MINNEAPOLIS — Donte DiVincenzo was the quieter of the roommates at Villanova, content to play his video games in silence.
Jalen Brunson preferred chatting and blasting his music, whether it was Taylor Swift or Justin Bieber.
“He would play that loud as hell,” DiVincenzo said.
It was annoying, DiVincenzo says, but somehow worked. Through three years at Villanova and two national championships, the pair became best friends — regardless of Brunson’s taste in music and their clashing personalities.
“He bugs the hell out of me,” DiVincenzo says. “When I’m quiet, it doesn’t sit well with him. So he’s going to keep nagging me until I talk to him.”
Today, in a development neither dared to predict while Wildcats, the introvert and extrovert, are teammates in the NBA, starting the last two games as the Knicks’ backcourt while leading the team to its sixth win in its last seven games.
Their highlight together in the NBA, at least thus far, was a combined 57 points in a victory Saturday, when Brunson and DiVincenzo took turns carving up the Hornets.
DiVincenzo’s 25 points were a career high.
“We envisioned playing in the NBA. We envisioned all that stuff, but not this,” Brunson says. “Jokingly, maybe, but never really a serious thought.”
Brunson and DiVincenzo first talked at an airport around 2013. DiVincenzo, a high school star in Delaware, had already committed to Villanova. He tried to recruit Brunson, a five-star prospect out of Illinois who, at the time, had other plans.
“He was like, ‘Hey, why don’t you come to Villanova?’ ” Brunson said. “I remember just laughing and saying, ‘No.’ And then fast forward a year later, I’m committing.”
Their success was unprecedented at the Philadelphia school. Two NCAA championships. A National Player of the Year award for Brunson. A Final 4 Most Outstanding Player recognition for DiVincenzo.
They became legends at Villanova but neither were considered star NBA prospects, especially Brunson, who fell to the second round of the 2018 draft.
Five years later, they’re operating on contracts with over $150 million guaranteed combined. Brunson is easily a top-10 NBA point guard while averaging 24.2 points and shooting 48 percent on 3-pointers. He’s on a path toward his first All-Star game and picked up a familiar supporter.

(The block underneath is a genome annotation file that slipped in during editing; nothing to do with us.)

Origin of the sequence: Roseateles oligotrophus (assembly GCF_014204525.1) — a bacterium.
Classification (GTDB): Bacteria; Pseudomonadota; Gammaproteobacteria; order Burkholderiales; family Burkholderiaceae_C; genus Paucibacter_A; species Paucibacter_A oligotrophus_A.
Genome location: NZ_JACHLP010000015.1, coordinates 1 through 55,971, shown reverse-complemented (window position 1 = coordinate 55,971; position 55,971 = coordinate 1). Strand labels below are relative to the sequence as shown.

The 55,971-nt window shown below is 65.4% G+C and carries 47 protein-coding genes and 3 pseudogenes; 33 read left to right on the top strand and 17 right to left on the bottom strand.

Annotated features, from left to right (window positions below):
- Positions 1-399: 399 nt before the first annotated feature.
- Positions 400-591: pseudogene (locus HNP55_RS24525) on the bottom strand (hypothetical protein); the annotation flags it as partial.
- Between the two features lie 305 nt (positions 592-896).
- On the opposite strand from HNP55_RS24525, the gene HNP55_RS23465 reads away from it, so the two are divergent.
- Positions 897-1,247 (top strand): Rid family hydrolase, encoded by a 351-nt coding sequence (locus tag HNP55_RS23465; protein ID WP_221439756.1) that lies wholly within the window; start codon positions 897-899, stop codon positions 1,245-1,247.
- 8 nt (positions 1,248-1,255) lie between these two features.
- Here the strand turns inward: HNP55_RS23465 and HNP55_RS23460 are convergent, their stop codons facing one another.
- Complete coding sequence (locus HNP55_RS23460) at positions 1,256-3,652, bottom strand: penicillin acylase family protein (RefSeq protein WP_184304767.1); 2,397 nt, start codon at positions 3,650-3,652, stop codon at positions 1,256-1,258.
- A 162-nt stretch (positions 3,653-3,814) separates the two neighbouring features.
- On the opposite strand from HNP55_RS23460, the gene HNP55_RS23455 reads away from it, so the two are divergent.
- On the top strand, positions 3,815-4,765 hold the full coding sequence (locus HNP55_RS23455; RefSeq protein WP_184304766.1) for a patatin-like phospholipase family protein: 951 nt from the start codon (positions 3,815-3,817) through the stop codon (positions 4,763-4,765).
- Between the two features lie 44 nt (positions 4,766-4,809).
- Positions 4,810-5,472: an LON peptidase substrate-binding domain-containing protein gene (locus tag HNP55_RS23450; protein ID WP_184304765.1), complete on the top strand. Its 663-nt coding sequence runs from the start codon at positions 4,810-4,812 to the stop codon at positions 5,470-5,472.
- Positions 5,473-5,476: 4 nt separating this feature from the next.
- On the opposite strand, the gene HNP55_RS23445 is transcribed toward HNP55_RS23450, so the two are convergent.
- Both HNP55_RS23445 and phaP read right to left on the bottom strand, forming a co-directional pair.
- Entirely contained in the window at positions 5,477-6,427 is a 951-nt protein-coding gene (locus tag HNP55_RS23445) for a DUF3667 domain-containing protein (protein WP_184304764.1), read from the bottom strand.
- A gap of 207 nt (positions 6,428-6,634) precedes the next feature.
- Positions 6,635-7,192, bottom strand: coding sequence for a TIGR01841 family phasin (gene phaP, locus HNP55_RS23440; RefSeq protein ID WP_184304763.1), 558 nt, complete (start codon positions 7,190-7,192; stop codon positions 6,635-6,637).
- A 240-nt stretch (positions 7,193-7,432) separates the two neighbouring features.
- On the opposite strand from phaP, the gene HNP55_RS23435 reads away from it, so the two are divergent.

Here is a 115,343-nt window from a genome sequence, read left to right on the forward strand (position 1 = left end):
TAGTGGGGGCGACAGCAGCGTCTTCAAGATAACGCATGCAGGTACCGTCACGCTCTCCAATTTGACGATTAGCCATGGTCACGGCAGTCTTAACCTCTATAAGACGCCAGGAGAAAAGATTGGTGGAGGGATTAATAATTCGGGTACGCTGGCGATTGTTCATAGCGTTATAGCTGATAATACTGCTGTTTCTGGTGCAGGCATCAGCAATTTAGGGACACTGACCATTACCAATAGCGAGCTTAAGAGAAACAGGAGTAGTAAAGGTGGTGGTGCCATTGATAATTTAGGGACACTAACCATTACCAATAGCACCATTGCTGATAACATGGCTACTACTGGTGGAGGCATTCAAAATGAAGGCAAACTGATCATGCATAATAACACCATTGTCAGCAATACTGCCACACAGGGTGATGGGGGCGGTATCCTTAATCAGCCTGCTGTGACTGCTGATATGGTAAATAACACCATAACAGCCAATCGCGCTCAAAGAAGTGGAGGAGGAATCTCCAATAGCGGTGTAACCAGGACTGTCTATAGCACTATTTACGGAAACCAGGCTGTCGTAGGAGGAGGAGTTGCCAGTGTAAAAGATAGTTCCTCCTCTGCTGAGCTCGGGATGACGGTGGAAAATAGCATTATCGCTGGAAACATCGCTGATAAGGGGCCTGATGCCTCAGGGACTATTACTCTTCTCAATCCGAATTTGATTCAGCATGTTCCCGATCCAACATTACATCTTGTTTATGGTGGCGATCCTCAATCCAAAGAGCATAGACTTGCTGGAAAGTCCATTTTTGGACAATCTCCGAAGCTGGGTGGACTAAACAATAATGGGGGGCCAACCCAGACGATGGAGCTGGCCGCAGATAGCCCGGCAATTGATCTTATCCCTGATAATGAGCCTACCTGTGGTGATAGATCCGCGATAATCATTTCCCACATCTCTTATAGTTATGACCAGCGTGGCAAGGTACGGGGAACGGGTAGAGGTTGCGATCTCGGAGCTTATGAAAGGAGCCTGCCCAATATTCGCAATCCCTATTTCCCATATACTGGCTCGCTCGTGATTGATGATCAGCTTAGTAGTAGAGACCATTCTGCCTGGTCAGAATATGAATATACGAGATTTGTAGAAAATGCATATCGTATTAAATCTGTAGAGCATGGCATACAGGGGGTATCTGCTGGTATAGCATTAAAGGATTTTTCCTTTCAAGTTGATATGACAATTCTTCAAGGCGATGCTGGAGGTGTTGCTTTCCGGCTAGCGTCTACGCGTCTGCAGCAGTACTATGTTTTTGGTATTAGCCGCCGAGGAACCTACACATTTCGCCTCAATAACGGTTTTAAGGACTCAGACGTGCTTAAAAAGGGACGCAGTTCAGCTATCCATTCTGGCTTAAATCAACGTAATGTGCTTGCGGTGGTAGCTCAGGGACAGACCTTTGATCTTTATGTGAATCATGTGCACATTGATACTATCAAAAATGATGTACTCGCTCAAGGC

“I would love for him to get an All-Star berth,” DiVincenzo says. “I think he is [an All-Star]. I think we have two All-Stars on this team [with Julius Randle]. And I thought that last year watching these guys.”
DiVincenzo, unlike the many evaluators who allowed Brunson to sink to the second round, isn’t surprised by the success. He had a close view of the come-up.
“All his footwork, all his dribble-up 3s,” DiVincenzo said. “Everything that he’s doing, I’ve been seeing for eight or nine years now.”
DiVincenzo’s path in the NBA wasn’t quite as linearly upwards as Brunson’s. He found success early as a role player in Milwaukee but missed the team’s 2021 championship run after tearing a ligament in his ankle and struggled to recover the following season.
Then last season, with Golden State, DiVincenzo recouped his value and signed the $50 million deal with the Knicks in free agency. His start in New York was predictably bumpy, but the 26-year-old seemed to find his footing recently while displaying the disruptive defense and off-ball cutting that made him so intriguing to Tom Thibodeau.
“I’m not surprised because I’ve seen it,” Brunson said, “but to be able to see it now as a teammate on this stage, it’s like surreal now.”
The Villanova reunion extends beyond the backcourt. Because of an injury and illness to regular-starters Quentin Grimes and RJ Barrett, Friday night’s Knicks lineup featured three former college teammates — Brunson, DiVincenzo and Josh Hart.
The strangeness of the PA announcement wasn’t lost on DiVincenzo.
“It’s super weird. Super weird,” he said. “They’re announcing the starters and it’s like, ‘From Villanova. … From Villanova. … From Villanova. It was like Villanova going up against the Wizards.”
The ’Nova Knicks won that game, 122-108, and won the next night in Charlotte because two former roommates caught fire. They’ve come a long way from the competing interests of quiet video games and the volume control of Taylor Swift.
“Exactly. I’m the quiet one,” DiVincenzo said. “I’m trying to play my video games and stuff like that. But it just worked. It worked for us.”